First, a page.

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Archive for the ‘Database’ Category

Timestamp Gotchas in MySQL

Friday, October 19th, 2012

Recently I realized that in MySQL if you declare a column as type TIMESTAMP, it would be automatically updated to the current time stamp any time the row is updated.

`id` int(10) NOT NULL auto_increment,
`name` varchar(50) NOT NULL,
`expiry_date` TIMESTAMP NOT NULL,

mysql> desc MyTable;

Field Type Null Key Default Extra
id int(3) NO PRI NULL auto_increment
name varchar(50) NO NULL
expiry_date timestamp NO CURRENT_TIMESTAMP on update CURRENT_TIMESTAMP

If you don’t want this behavior then you can use the following command:


mysql> desc MyTable;

Field Type Null Key Default Extra
id int(3) NO PRI NULL auto_increment
name varchar(50) NO NULL
expiry_date timestamp NO CURRENT_TIMESTAMP

Point is, Timestamps in MySQL are generally used to track changes to records, and are updated every time the record is changed. However if you want to store a specific value and don’t want it updated, its best you use a DATETIME field.

Change it using the following command:

mysql> ALTER TABLE MyTable CHANGE expiry_date expiry_date DATETIME NOT NULL DEFAULT ’2012-10-01 00:00:00′;

mysql> desc MyTable;

Field Type Null Key Default Extra
id int(3) NO PRI NULL auto_increment
name varchar(50) NO NULL
expiry_date datetime NO 2012-10-01 00:00:00

I also learned that if a table has 2 Timestamps than MySQL does not know which one it needs to do an auto update. Hence this behavior does not work. The work around is:

mysql> CREATE TABLE IF NOT EXISTS `AnotherTable` (
`id` int(10) NOT NULL auto_increment,
`name` varchar(150) NOT NULL,
`creation_date` TIMESTAMP DEFAULT ’0000-00-00 00:00:00′,
`last_updated` TIMESTAMP DEFAULT now() on update now(),

Trailing White Spaces are Ignored by MySQL for Comparison in a Select Statement

Wednesday, June 22nd, 2011

Just learned today that for char or varchar columns, MySQL ignores trailing white spaces for comparison in a select statement’s where clause.

This came as a surprise because I was thinking that the string ‘’ is different from ‘ ‘.

mysql> CREATE TABLE `mysql_trailing_test` (
`name` VARCHAR(20) NOT NULL,
`email` VARCHAR(50) NOT NULL,
UNIQUE KEY `email` (`email`) 
mysql> INSERT INTO `mysql_trailing_test` VALUES (1, 'Naresh', '');
mysql> SELECT * FROM `mysql_trailing_test` WHERE name='Naresh';
id name email
1 Naresh

1 row in set (0.01 sec)

Perfect, as expected. But watch now:

mysql> SELECT * FROM `mysql_trailing_test` WHERE name='Naresh ';
id name email
1 Naresh

1 row in set (0.01 sec)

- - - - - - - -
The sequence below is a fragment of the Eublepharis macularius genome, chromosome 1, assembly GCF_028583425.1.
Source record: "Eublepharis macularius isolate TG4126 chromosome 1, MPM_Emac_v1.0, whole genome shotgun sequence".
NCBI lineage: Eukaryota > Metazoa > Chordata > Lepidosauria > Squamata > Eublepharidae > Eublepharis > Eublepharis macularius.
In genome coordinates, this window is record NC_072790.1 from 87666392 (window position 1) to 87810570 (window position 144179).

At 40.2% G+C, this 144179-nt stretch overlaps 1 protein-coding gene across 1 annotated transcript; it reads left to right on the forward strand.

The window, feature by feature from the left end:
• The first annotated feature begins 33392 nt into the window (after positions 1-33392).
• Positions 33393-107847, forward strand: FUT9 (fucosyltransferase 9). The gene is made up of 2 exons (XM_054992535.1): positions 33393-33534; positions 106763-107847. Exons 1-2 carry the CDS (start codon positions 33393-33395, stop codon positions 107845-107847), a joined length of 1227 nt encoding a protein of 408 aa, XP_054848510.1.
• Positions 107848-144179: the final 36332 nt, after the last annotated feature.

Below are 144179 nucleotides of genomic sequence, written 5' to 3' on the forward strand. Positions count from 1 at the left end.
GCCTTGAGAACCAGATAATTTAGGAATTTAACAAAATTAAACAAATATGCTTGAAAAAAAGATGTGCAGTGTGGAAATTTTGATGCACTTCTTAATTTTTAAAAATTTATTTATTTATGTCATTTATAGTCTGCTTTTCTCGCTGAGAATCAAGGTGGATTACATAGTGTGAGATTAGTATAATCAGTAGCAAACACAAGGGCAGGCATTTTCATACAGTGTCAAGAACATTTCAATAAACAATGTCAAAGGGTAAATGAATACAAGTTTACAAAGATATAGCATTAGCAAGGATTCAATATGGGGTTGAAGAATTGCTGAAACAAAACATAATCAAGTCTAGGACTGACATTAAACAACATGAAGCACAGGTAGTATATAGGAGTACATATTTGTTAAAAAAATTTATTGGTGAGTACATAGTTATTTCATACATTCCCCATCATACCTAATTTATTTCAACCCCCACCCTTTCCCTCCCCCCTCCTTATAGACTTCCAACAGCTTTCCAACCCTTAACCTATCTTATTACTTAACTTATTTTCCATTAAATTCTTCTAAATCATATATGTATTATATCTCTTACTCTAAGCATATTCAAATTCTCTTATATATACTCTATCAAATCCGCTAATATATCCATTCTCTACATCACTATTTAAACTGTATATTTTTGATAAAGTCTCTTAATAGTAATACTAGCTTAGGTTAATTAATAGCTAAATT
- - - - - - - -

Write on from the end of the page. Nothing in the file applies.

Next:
mysql> INSERT INTO `mysql_trailing_test` VALUES (2, 'Naresh ', '');
mysql> SELECT * FROM `mysql_trailing_test` WHERE name='Naresh';
id name email
1 Naresh
2 Naresh

2 row in set (0.01 sec)

Also because of this, if you had a unique constraint on the column and tried to insert another value with trailing space, MySQL would return ERROR 1062 (23000): Duplicate entry.

mysql> INSERT INTO `mysql_trailing_test` VALUES (3, 'Naresh  ', ' ');

ERROR 1062 (23000): Duplicate entry ‘ ‘ for key ‘email’

More details on MySQL Documentation: The CHAR and VARCHAR Types

Change WordPress Table Prefix using SQL Scripts

Tuesday, September 7th, 2010

WP Security Scan Plugin suggests that wordpress users should rename the default wordpress table prefix of wp_ to something else. When I try to do so, I get the following error:

Your User which is used to access your WordPress Tables/Database, hasn’t enough rights( is missing ALTER-right) to alter your Tablestructure. Please visit the plugin documentation for more information. If you believe you have alter rights, please contact the plugin author for assistance.

Even though the database user has all the required permissions, I was not successful.

Then I stumbled across this blog which shows how to manually update the table prefix.

Inspired by this blog I came up with the following steps to change wordpress table prefix using SQL Scripts.

1- Take a backup

You are about to change your WordPress table structure, it’s recommend you take a backup first.

mysqldump -uuser_name -ppassword -h host db_name > dbname_backup_date.sql

2- Edit your wp-config.php file and change

$table_prefix = ‘wp_’;

to something like

$table_prefix = ‘your_prefix_’;

3- Change all your WordPress table names

$mysql -uuser_name -ppassword -h host db_name
RENAME TABLE wp_blc_filters TO your_prefix_blc_filters;
RENAME TABLE wp_blc_instances TO your_prefix_blc_instances;
RENAME TABLE wp_blc_links TO your_prefix_blc_links;
RENAME TABLE wp_blc_synch TO your_prefix_blc_synch;
RENAME TABLE wp_captcha_keys TO your_prefix_captcha_keys ;
RENAME TABLE wp_commentmeta TO your_prefix_commentmeta;
RENAME TABLE wp_comments TO your_prefix_comments ;